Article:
2. This is an amazing useful piece of research- I have been seriously doubting recently how effective print advertising is, and wow, do I need to stop doing that! It’s also really good to hear that personality counts for so much, and the very basic (and free!) idea of being nice, which seems to be a bit lacking with some in our field. Thanks Kat!

  3. Sam

    Hi! I think the most important things when choosing a wedding supplier are speediness of replying to email enquiries and personality of the person you are dealign with. Wedding are one of the most stressful things you’ll ever go through, I think people just want to keep it as painless as possible. I found the most frustrating thing was emailing suppliers over and over again and being ignored or not getting straight answers to questions. Hopefully all my suppliers will pull it out of the bag on the day! PS – love that dress on the front of the magazine cover. xx

  4. VERY interesting read. Great to see my own suspicions/ theories on these various points confirmed. I shall continue being lovely, not fret about not entering awards/ competitions most of the time and use the time I save lovingly tending my website and inbox instead :)

  5. Really interesting findings. That appetite for personal recommendations explains the popularity of forums among brides. Most of all they want an unbiased opinion they can trust and seek this in the real-life experience of others. The most important thing to most couples is that the day goes smoothly and their guests enjoy themselves. That explains why they aren’t bothered about awards or celebrity association. Perhaps there’s a gap between perception and reality in how many vendors market themselves. Emphasise a personal touch and not perceived prestige.

  6. Marie-Claire

    I completely agree with the speediness of replies. It looks extremely unprofessional when someone takes weeks to reply or does not reply at all. If the vendor is not interested then said vendor shouldlet the client know. It is extremely rude to leave someone waiting for no reason. And please, if you find months down the track that you missed an enquiry, do send a response. It is never too late. A bit of niceness goes a long way.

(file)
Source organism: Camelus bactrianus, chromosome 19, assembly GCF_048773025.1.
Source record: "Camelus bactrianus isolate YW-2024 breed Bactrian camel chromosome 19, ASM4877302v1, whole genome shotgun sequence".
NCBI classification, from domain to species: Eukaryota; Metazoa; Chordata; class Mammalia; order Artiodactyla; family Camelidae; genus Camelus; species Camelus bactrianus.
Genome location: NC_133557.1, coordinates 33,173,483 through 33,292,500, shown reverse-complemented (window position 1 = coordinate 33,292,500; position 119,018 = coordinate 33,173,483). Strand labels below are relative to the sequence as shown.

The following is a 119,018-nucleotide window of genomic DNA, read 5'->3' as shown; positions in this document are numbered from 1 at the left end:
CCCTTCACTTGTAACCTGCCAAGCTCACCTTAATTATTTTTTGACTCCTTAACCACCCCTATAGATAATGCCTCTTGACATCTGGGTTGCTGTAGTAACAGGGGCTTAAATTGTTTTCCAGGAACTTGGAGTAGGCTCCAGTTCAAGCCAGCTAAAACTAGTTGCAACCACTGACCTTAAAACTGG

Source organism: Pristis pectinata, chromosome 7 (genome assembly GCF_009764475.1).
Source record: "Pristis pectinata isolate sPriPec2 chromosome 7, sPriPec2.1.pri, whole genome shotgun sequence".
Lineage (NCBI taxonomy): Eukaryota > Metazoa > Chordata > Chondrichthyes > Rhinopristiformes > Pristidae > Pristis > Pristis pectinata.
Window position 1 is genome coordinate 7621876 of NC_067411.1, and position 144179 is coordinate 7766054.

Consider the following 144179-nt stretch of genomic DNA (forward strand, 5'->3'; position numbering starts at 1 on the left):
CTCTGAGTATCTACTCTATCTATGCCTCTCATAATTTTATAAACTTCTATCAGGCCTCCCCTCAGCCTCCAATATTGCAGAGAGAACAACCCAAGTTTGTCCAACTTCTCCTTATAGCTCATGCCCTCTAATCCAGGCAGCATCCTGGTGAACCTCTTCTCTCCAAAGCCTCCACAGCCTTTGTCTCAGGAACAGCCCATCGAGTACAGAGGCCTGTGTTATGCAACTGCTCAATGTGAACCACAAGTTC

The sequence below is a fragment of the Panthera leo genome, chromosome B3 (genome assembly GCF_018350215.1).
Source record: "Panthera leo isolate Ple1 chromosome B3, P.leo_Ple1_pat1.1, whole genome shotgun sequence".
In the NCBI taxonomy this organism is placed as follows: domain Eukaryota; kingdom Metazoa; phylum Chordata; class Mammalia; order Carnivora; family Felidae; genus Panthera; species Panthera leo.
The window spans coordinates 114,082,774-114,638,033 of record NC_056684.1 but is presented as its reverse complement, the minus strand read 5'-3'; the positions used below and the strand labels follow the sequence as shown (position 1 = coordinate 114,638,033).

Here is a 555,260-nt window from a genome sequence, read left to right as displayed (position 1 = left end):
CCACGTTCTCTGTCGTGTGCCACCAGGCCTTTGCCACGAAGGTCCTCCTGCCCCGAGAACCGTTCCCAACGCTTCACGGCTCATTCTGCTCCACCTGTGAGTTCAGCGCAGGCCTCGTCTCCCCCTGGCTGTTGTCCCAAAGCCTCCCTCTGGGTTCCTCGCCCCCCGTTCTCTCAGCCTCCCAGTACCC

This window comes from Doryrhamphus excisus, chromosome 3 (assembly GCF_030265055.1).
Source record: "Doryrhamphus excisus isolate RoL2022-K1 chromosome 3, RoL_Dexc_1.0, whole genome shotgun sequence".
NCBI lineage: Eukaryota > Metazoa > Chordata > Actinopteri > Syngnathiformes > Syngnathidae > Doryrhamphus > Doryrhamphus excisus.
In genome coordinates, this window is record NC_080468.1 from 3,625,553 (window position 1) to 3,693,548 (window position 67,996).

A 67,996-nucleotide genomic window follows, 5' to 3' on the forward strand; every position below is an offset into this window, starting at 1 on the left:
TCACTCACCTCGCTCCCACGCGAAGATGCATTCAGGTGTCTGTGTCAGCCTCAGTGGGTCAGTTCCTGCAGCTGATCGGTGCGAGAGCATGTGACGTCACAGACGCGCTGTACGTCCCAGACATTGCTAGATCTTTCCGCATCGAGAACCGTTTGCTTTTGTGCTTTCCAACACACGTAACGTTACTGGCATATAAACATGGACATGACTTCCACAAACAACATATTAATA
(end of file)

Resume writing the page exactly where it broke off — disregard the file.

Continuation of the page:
7. Post author

    sooo agree Marie-Claire – i am obsessed with replying to my emails for this very reason!

  8. As a bride to be, this all sounds about right!

    Email response times are of massive importance to me. I had one venue who didn’t get back to me about availability after we visited, despite me emailing them directly a week later to ask for an update. Three months later, they rang me, said they were sorry but they’d had problems finding my phone number, and that they were available after all. Why on earth hadn’t they just replied to my email three months beforehand? By the time they got in touch we’d written them off and hired somewhere else.

    Also, any supplier who has an email address but responds to queries by emailing asking the customer to ring them gets a massive black mark against their name in my book. If I email you, it’s because I want to correspond via email at this point.

  9. This is great, thanks Kat and Lienne, I actually bought a book from Lienne I think last year or early this and still waiting for it from amazon, so will chase it up now. I love that personality and excellent quality of service are top of the list. Just shows too that advertising is not that useful generally. Makes me smile that brides want a real person to help them and are not too bothered if you are famous as long as you understand what they want, are attentive and deliver what you say you will. Thanks again.

  10. It is interesting how important the personal part is, while awards and famous clients really does not rank that highly. People really want someone they like and trust to take the photographs, and someone who will arrive on time of course.

    This is very useful, thanks.

  11. This is really interesting and useful, thanks Kat! Really useful to see that speediness in replying to emails is so so important, as it’s something I really try to stay on top of (and consider extremely important when i’m at the receiving end).

    However “speediness” is also a fairly subjective term. Some people might consider <24 hours speedy, other would want a reply within just a few hours, and others still might be happy with a reply within 2-3 days. It would be interesting to see more detailed research on this.

    Thanks again!